Legislating Away Harassment? 3 Main Legislative Paths So Far in the #MeToo Era

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Member Insights by Bill Nolan, Barnes & Thornburg 

As Currents readers know, we have been closely tracking the tremendous buzz that has arisen from several months of high profile sexual harassment (and worse) reports and allegations involving high profile men, and what changes might transpire as a result.  While many legal developments that seem like big deals when the law is passed or the case is decided ultimately don’t significantly change employers’ day to day lives, it seems that something more significant is afoot here … exactly what that something is is still a work in progress.

On the legislative front, it seems there are three main thrusts so far:

  • Attacking confidentiality provisions in agreements resolving harassment disputes. As our Jennifer Stocker wrote here, the federal tax law passed in December 2017 curtails the business expense deduction for payments made in resolving a harassment dispute if that resolution is subject to a confidentiality provision.  The idea is that confidentiality provisions protect bad actors.  Legislation to simply invalidate such provisions (not just take away a tax deduction) is percolating in many states, including California and New York.  Whether such measures will actually reduce harassment remains to be seen, but it seems likely that some of these provisions will pass and employers and their lawyers will need to rethink what are customary agreements for many employers when there are related harassment issues.
  • Prohibiting the arbitration of harassment claims. Some employers, typically larger ones, require employees to enter into agreements to arbitrate rather than litigate disputes arising out of their employment.  (Issues around the enforceability of such agreements are atopic under itself, but properly crafted agreements will generally be enforceable.)  Legislation including at the federal level and in Massachusetts is designed to prohibit arbitration of harassment claims, again on the theory that arbitration – because it is private in a way that lawsuits are not – protects bad actors and companies that do not address them.  Again, I question whether this really moves the needle on preventing harassment and, while confidentiality provisions in settlement agreements of all kinds in the employment world are nearly universal, arbitration is much less so, so the impact is less.  But this will be important to some employers, and may shift the balance on the judgment of whether to use arbitration agreements for employers considering them.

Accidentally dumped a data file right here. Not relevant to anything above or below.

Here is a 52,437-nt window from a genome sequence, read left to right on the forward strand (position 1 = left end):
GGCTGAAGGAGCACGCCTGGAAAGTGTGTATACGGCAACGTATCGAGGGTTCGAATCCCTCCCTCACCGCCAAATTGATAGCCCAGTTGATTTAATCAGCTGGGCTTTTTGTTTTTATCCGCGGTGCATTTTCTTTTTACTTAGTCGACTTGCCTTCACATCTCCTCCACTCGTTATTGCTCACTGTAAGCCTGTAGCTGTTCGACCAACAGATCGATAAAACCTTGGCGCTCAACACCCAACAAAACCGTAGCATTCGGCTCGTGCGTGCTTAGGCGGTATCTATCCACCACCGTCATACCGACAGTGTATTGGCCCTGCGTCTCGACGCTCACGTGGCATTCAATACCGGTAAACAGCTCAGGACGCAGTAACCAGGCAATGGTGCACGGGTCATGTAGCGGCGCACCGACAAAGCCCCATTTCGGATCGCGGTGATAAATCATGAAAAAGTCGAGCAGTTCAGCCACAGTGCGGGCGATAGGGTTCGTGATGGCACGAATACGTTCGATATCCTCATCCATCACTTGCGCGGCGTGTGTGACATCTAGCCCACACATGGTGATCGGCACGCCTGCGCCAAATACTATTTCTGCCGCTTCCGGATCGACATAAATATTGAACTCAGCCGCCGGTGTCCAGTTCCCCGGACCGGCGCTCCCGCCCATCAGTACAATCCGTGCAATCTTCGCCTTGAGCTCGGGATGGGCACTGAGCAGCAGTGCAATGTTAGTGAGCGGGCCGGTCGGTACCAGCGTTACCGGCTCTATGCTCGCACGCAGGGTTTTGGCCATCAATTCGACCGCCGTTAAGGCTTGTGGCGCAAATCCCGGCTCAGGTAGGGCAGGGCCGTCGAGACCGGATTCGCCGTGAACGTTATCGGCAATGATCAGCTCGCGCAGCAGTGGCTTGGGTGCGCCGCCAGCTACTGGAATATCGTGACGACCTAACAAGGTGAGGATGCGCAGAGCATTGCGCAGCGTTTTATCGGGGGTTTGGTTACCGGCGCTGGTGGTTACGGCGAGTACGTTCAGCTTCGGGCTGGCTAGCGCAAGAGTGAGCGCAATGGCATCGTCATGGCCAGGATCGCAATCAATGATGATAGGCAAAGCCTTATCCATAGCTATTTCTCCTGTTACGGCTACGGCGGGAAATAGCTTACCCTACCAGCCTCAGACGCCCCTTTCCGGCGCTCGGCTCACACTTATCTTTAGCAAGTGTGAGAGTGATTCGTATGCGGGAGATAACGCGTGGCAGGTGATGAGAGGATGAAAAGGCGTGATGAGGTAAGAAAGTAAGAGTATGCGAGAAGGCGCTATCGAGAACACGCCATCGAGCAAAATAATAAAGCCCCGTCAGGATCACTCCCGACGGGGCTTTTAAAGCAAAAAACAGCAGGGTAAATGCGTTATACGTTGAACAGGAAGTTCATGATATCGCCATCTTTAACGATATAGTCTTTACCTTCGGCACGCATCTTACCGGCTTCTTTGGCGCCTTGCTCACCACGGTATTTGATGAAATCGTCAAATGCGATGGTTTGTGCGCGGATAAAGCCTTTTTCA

• Extending legal protections to independent contractors. I believe this is the potentially most significant of the three main developments.  Generally in employment law, employees have the protections of all of the laws that we talk about, and independent contractors have none of them.  So the stakes are high as to which category a worker falls in, and there is much debate and disputeover which category particular individuals or groups fall under.  In other words, an independent contractor who is sexually harassed does not have the protections of Title VII and state law counterparts that an employee does.  There is legislation in Congress to extend these protections to independent contractors, as well as in certain states.  Some of those efforts are specific to industries where independent contractors are common, such as legislation in New York focused on protecting models, and in Tennessee to protect freelance musicians.  This is significant not only in that these laws could extend protections to people who literally do not have them and remove the dispute over an individual’s employment vs. contractor status for this purpose, but also because it is the first significant move to extend employment laws to the big gray area between employment and independent contractor status.

Certainly there are other legislative initiatives, but these are the three main ones we have gleaned so far.  We will continue to watch and report on all of them!

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